Challenge: We are our most potent at our most ordinary. And yet most of us discount our “ordinary” because it is, well, ordinary. Or so we believe. But my ordinary is not yours. Three things block us from putting down our clever and picking up our ordinary: false comparisons with others (I’m not as good a writer as _____), false expectations of ourselves (I should be on the NYTimes best seller list or not write at all), and false investments in a story (it’s all been written before, I shouldn’t bother). What are your false comparisons? What are your false expectations? What are your false investments in a story? List them. Each keep you from that internal knowing about which Emerson writes. Each keeps you from making your strong offer to the world. Put down your clever, and pick up your ordinary.
I think the majority of my falsities come from growing up around famous artists. I'm obviously not as good as they are, they were full-blown professionals at my age, and if I can't be that, then why try?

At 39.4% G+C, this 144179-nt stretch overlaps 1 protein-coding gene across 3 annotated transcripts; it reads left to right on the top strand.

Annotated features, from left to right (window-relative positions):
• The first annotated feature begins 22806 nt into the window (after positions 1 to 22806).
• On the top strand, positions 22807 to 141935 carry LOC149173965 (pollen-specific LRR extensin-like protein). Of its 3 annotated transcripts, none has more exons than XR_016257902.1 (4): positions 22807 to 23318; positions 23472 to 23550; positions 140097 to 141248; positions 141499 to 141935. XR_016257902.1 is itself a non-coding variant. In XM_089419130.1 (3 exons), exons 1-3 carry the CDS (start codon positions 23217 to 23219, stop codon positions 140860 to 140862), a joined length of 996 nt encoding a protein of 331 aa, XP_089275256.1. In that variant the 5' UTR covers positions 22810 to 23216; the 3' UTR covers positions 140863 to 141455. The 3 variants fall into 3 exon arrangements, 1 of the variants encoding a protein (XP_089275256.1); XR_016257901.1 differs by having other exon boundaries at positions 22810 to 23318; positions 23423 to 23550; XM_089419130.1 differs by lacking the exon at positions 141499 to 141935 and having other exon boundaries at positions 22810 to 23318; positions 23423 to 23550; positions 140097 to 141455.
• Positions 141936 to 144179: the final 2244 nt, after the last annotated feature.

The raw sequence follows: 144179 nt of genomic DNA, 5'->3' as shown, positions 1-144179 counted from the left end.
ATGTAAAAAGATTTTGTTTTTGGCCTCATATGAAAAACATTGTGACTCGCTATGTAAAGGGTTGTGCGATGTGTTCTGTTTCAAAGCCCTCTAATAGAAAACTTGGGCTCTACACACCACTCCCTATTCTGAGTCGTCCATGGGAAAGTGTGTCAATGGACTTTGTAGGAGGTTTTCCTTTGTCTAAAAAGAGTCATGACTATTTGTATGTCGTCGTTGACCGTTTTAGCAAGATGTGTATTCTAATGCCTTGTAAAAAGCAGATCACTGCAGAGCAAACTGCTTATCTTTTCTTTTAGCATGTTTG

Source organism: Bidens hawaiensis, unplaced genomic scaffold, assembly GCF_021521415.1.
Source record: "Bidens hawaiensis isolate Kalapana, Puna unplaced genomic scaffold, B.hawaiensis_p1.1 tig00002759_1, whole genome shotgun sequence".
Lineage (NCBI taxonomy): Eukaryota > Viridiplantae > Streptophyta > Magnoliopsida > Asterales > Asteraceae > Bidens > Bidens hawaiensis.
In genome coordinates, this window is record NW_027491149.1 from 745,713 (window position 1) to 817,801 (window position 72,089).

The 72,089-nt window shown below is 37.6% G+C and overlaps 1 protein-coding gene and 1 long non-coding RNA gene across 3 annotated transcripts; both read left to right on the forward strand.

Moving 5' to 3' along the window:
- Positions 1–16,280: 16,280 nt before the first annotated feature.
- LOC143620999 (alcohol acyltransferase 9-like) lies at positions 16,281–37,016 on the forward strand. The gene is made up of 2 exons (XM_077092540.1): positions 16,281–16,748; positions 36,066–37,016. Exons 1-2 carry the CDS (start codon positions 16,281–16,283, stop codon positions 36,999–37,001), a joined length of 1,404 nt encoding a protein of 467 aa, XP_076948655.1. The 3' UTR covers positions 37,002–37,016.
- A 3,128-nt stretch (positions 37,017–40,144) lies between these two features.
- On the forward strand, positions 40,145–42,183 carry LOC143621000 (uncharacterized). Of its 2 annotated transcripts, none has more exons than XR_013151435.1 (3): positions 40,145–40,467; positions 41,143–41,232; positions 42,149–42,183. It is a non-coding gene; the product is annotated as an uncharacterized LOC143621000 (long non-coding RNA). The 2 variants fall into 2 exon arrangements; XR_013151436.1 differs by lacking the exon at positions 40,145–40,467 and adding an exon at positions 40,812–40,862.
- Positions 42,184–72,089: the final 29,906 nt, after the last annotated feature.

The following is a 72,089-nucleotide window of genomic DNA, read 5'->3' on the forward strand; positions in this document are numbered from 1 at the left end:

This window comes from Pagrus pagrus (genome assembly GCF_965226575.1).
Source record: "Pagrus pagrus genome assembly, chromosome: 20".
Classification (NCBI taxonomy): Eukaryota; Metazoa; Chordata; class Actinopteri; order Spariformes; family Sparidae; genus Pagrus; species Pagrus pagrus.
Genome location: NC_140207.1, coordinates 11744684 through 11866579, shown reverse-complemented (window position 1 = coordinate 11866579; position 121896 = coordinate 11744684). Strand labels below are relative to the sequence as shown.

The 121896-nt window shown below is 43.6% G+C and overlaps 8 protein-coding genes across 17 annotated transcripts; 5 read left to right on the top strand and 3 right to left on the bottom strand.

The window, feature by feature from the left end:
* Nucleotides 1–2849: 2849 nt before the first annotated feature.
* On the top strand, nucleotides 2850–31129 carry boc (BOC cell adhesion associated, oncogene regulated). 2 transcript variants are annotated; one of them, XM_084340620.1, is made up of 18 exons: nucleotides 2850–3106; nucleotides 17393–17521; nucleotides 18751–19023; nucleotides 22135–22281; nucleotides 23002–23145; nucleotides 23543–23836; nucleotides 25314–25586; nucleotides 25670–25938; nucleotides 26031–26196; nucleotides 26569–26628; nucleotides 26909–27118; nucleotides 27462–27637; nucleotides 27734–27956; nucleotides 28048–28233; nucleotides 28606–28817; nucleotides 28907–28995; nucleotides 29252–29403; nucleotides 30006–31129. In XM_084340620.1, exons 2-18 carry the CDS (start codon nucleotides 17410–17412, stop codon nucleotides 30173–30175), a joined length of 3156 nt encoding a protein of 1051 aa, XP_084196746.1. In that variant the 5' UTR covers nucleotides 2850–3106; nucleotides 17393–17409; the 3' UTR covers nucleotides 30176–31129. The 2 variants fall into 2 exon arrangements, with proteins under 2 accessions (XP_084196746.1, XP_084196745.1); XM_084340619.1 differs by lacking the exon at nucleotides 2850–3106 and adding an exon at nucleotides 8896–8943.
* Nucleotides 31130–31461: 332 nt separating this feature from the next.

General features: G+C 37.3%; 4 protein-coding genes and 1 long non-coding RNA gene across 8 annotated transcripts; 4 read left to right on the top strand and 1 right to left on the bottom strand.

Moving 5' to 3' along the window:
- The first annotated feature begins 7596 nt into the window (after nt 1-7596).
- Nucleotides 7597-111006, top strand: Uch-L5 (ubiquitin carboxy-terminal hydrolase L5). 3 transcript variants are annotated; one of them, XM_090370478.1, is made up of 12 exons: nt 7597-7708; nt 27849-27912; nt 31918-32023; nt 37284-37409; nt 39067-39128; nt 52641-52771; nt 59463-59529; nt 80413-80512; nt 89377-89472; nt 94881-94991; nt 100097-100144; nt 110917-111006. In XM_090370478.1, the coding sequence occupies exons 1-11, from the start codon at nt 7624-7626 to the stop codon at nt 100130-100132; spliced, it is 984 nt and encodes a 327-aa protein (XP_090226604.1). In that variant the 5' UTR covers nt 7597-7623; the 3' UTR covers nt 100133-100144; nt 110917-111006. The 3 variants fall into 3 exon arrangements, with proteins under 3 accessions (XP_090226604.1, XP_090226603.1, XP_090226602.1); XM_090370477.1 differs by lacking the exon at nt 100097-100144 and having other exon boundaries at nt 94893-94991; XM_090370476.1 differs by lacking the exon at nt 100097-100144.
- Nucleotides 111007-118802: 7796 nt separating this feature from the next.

I started out the year with a little poem about just how ordinary I felt, and I was determined to work towards extraordinary. That still holds, but I think my definitions have changed. As long as my ordinary is creating as much as I can and working towards whatever my version of extraordinary is, I'm good with that. I've lived with my comparisons my whole life, and that's gotten me nowhere. There's always going to be someone better. The best competition is working to better yourself.